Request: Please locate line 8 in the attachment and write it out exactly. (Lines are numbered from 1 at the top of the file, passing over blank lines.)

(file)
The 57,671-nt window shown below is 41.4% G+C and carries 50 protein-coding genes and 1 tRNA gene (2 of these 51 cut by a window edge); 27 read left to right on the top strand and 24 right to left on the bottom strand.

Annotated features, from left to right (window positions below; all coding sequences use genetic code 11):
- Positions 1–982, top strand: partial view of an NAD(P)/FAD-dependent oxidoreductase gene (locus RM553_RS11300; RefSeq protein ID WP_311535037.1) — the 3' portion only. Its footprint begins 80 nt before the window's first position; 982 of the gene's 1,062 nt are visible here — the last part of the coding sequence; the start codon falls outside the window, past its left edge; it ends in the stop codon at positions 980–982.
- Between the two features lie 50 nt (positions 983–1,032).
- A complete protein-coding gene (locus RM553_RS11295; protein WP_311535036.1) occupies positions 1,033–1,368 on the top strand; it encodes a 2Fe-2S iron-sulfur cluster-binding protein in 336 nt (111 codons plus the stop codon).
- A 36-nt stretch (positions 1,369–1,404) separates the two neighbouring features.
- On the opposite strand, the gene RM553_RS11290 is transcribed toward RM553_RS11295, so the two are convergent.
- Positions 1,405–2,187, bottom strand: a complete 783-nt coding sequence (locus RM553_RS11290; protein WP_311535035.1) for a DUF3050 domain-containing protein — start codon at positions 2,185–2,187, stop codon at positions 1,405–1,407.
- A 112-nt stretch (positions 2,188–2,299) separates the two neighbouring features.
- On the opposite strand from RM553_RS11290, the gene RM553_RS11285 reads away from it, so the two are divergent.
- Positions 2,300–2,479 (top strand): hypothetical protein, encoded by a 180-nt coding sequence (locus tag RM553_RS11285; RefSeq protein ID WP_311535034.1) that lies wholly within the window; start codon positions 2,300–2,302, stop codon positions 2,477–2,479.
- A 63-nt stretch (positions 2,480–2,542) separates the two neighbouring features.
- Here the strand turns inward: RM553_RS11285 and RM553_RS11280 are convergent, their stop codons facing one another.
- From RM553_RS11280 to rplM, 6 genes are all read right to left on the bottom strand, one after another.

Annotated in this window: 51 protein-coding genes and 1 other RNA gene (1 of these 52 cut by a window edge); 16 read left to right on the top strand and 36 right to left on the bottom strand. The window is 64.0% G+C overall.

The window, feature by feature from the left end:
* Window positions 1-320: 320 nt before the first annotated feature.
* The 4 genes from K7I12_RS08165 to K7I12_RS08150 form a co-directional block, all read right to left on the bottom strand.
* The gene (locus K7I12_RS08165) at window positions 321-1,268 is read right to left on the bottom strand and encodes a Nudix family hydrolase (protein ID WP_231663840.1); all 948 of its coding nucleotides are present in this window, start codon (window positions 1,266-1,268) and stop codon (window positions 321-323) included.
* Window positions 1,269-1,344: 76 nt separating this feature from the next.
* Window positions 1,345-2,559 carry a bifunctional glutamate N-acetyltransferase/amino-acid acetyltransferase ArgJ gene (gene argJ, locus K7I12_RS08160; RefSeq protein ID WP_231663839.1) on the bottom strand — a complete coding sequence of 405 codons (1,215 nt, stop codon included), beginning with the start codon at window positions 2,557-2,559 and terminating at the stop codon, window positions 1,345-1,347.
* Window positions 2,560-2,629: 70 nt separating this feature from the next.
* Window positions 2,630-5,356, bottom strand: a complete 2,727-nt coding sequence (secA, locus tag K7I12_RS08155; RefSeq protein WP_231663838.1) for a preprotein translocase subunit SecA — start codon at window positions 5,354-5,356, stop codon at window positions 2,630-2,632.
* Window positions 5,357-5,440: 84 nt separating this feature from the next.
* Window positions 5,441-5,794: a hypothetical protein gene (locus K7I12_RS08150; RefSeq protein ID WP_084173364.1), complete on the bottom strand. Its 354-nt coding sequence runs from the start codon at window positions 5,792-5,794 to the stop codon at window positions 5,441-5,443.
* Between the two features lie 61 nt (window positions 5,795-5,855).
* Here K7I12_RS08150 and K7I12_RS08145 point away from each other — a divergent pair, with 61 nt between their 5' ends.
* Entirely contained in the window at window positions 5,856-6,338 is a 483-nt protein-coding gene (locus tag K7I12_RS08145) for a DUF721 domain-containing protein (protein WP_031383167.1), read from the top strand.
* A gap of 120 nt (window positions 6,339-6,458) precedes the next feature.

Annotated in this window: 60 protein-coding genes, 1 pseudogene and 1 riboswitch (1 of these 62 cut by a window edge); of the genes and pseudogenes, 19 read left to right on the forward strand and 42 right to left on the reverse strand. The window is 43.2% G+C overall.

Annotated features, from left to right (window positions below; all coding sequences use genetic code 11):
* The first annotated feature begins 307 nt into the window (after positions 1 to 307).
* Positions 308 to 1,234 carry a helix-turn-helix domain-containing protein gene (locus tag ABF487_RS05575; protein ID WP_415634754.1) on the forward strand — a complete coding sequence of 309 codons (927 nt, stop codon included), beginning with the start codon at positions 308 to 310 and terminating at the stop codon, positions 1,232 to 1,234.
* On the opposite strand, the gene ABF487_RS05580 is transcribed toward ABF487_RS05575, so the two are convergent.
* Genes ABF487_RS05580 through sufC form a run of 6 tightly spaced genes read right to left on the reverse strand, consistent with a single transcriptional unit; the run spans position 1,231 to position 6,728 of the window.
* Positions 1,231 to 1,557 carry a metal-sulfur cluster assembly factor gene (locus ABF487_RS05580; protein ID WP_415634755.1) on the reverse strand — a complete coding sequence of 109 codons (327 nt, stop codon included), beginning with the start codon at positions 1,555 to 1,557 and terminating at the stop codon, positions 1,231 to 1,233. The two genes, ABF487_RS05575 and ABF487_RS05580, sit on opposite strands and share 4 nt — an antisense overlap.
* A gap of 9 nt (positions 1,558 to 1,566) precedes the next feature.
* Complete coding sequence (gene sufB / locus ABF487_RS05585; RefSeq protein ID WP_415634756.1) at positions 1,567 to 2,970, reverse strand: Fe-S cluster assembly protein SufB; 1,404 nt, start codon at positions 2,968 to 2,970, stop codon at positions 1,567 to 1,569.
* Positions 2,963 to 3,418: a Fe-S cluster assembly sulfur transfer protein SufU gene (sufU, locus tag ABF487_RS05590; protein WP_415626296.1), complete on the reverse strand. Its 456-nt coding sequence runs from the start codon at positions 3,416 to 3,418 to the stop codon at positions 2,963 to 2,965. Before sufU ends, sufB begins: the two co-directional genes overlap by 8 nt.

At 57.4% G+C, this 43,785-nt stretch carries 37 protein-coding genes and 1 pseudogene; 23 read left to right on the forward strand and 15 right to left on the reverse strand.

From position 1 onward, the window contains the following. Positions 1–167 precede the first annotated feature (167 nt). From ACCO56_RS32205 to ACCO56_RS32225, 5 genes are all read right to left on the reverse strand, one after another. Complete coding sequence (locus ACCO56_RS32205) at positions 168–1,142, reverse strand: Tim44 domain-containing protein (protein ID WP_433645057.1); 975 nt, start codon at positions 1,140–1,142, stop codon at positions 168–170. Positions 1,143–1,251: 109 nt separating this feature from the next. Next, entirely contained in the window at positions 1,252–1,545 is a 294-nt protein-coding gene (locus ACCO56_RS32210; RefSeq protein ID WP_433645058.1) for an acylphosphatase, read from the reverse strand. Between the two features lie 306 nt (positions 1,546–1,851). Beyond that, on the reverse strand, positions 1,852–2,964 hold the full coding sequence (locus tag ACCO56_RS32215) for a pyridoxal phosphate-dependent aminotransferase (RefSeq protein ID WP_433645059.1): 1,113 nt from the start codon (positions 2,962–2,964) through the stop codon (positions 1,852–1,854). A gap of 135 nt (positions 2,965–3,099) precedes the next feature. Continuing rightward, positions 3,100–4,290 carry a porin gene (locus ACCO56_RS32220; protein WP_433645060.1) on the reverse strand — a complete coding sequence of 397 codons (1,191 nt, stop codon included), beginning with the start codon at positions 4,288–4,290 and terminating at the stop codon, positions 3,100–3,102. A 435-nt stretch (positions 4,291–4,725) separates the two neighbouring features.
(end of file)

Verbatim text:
- Positions 1,405–2,187, bottom strand: a complete 783-nt coding sequence (locus RM553_RS11290; protein WP_311535035.1) for a DUF3050 domain-containing protein — start codon at positions 2,185–2,187, stop codon at positions 1,405–1,407.